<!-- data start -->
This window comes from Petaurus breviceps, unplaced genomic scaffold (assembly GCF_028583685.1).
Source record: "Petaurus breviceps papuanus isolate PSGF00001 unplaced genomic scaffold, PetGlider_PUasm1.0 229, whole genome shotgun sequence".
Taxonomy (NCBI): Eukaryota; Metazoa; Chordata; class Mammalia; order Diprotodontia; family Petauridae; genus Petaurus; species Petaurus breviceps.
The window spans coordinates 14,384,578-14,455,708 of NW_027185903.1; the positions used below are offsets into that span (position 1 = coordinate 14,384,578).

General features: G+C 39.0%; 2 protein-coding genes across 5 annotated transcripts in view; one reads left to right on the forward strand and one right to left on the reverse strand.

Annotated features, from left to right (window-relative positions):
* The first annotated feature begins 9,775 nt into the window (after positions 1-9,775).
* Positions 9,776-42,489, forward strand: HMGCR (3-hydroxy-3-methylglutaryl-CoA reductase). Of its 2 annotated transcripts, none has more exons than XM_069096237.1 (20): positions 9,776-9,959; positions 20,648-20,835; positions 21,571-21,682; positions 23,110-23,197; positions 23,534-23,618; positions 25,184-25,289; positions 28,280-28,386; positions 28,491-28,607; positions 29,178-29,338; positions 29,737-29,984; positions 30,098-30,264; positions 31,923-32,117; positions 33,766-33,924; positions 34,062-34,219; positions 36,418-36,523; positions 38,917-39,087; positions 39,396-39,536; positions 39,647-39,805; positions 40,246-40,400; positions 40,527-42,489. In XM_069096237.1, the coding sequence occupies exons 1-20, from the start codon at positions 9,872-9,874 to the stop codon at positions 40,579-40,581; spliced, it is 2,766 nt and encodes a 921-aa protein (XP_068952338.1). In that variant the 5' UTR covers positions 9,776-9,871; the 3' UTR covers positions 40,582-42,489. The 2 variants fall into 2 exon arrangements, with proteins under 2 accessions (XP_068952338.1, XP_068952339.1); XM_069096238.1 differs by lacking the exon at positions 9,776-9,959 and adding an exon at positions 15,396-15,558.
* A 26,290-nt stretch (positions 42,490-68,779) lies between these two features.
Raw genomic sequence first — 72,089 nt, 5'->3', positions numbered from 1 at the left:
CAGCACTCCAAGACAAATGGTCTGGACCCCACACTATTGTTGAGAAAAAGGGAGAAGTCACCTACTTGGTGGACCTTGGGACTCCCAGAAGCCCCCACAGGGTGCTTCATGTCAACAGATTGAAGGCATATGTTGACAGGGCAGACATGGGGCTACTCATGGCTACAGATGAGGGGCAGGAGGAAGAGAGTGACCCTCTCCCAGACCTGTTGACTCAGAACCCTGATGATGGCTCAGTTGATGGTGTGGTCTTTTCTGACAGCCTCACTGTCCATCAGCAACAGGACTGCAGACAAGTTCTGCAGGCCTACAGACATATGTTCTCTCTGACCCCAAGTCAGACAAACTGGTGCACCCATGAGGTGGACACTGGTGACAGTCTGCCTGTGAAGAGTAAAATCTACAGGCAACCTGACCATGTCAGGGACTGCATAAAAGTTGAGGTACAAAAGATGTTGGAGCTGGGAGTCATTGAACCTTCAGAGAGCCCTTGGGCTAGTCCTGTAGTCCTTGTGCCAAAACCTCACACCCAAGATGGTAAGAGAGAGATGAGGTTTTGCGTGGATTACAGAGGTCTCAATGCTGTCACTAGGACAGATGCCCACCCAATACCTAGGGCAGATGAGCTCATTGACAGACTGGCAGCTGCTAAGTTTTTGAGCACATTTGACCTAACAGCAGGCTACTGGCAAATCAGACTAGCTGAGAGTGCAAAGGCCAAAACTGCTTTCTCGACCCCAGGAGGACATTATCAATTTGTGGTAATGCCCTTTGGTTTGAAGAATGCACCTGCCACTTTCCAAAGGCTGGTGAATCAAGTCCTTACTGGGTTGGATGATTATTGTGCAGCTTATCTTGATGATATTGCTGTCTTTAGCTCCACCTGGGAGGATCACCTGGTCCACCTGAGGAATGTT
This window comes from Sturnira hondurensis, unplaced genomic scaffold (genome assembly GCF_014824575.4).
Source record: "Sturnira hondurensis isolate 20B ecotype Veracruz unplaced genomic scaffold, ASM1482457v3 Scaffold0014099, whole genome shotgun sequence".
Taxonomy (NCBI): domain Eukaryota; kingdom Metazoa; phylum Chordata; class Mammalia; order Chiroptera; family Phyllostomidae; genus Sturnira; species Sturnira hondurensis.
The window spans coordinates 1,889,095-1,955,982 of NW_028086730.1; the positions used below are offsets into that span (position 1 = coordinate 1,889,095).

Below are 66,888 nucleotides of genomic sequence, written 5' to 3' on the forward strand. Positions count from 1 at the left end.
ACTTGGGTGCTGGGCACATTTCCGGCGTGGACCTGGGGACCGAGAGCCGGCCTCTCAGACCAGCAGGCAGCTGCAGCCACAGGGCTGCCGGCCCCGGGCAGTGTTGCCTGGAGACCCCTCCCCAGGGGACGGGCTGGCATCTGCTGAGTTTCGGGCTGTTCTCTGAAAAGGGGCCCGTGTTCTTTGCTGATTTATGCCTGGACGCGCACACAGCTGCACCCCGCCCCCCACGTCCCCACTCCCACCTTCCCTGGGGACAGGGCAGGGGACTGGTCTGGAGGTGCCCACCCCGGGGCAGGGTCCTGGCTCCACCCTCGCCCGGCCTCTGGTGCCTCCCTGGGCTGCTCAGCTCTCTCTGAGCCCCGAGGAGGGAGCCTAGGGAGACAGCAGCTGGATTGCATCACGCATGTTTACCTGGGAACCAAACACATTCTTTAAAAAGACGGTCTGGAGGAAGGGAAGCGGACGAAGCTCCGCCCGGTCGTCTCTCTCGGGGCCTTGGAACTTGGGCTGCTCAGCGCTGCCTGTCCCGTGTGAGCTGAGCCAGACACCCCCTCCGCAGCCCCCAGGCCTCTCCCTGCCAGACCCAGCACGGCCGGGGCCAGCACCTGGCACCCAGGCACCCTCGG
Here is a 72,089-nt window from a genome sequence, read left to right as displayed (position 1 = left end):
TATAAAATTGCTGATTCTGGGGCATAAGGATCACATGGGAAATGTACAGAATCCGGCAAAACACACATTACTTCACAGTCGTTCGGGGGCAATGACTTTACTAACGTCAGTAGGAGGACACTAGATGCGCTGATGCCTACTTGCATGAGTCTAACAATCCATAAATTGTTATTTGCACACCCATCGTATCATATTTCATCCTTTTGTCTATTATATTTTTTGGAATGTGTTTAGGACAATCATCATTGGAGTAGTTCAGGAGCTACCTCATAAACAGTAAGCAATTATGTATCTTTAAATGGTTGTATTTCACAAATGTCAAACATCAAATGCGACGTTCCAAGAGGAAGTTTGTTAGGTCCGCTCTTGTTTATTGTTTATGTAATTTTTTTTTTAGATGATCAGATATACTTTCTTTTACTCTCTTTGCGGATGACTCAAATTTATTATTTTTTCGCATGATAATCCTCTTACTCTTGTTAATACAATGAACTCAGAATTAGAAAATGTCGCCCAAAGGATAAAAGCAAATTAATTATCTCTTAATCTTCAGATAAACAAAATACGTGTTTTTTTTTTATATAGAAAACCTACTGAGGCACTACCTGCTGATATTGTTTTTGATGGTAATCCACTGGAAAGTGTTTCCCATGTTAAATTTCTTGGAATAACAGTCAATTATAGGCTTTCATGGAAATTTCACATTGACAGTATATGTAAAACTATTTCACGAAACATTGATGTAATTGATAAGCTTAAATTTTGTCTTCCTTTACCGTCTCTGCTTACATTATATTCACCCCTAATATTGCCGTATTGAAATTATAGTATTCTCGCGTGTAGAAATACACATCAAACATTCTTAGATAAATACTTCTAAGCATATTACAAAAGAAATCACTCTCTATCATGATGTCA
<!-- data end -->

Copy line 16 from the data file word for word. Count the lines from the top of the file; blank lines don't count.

Below are 66,888 nucleotides of genomic sequence, written 5' to 3' on the forward strand. Positions count from 1 at the left end.